Dystopia and apocalypse are narrative tools of the political fantasist. Almost without exception they invoke a political and social order in crisis, refracted through the lens of a fictional society living through the extreme negative outcomes of that crisis. We are certainly living through one of those upheavals, and Miles Klee’s often frustrating, occasionally brilliant debut novel Ivyland offers glimpses of what a postcrisis world could look like if the various political and social movements of the left fail.
The global resistance to austerity politics has thus far functioned to "change the dialogue" and invigorate the left, and it has even begun to break down the broad conception that there is no alternative to capitalist democracy. But in policy terms, austerity continues apace. For an extreme, even dystopic example, Greece, which has seemed at times within hours of full-on revolution, continues to sell off national assets, lay off hundreds of thousands of government employees, and roll back vital social services to continue to receive loans to pay back earlier loans. As a result, Greek workers haven’t been paid in months, Greek youth are unemployed at 51%, and suicide and starvation are way up. Given this state of reality, only the occasional sci-fi element makes the violent, desperate landscapes of Ivyland seem totally fictional.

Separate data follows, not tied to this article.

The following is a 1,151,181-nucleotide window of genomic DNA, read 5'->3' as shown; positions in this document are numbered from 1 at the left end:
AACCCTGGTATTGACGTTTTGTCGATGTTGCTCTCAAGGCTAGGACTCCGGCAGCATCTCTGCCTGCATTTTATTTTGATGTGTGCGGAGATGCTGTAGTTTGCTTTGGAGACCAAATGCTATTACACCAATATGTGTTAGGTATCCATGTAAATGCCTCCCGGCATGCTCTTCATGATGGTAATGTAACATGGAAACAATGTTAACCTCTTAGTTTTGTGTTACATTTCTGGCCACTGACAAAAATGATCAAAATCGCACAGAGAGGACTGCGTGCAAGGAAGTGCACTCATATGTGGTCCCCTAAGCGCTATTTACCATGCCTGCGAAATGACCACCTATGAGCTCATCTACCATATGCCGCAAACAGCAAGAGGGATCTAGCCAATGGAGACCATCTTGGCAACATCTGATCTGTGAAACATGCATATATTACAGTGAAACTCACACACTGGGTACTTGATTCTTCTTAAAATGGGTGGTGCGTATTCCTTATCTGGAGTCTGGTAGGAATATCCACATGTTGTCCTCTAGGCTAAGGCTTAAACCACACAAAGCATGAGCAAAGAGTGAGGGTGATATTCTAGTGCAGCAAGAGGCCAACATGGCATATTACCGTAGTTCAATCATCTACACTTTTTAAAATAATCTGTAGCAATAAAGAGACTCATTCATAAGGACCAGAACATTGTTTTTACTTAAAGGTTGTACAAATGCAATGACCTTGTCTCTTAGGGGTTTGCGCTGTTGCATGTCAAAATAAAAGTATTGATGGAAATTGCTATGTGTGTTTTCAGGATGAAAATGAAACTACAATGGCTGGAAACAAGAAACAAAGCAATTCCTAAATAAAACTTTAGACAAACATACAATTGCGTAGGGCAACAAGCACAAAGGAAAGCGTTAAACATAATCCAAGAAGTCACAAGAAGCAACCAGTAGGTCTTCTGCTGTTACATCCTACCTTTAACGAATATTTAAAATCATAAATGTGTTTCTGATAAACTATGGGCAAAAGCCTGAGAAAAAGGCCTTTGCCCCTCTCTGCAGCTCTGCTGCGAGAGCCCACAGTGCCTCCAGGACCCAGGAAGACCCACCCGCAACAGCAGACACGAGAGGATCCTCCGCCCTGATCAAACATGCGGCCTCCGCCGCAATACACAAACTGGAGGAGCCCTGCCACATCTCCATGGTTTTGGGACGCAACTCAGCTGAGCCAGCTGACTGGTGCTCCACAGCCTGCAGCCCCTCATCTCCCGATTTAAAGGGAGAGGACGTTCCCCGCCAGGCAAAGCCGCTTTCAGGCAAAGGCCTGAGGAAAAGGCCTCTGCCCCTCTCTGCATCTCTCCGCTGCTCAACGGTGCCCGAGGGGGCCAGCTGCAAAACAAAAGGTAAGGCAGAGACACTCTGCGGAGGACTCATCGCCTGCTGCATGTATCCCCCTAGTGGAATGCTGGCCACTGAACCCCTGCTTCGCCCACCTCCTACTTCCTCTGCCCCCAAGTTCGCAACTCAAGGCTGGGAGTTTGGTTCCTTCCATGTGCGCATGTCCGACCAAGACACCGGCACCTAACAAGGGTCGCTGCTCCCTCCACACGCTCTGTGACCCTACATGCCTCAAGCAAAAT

In Ivyland Klee points toward both dystopia and post-apocalypse, but unfortunately commits to neither, and as a result ends up producing a strangely ambivalent and underformed Hell. Ivyland, New Jersey, is a near-future college town within sight of Manhattan, all but owned by a pharmaceutical company called Endless. It’s is the kind of place austerity dreams of, where all services are privatized in exchange for total corporate domination, down to product-tie-in street names and the replacement of alcohol with Endless’s subtly named stimulant cocktail, Adderade.
As a result of Endless domination, the novel’s inhabitants take a whole lot of psychoactives, and the writing style reflects their often jumbled mental states. The action can be hard to follow, particularly early in the novel, as locations, names, and images collide with one another more than they unfold narratively. Witness the novel’s second paragraph:
She’d meant to see the miracle tree. Lenny passed it on a morning run to the nameless liquor place just beyond Ivyland’s border and had nothing to report save the drive by profanity he’d loosed on the jobless and devout gathered there. Hecuba laughed at that tossed-off barb, but more at his faked ignorance of the situation. If he hadn’t known, why call them that? It wasn’t the lucky marriage of enemy and epithet Lenny described, because he wasn’t deaf to people’s fascinations, no matter how little he listened.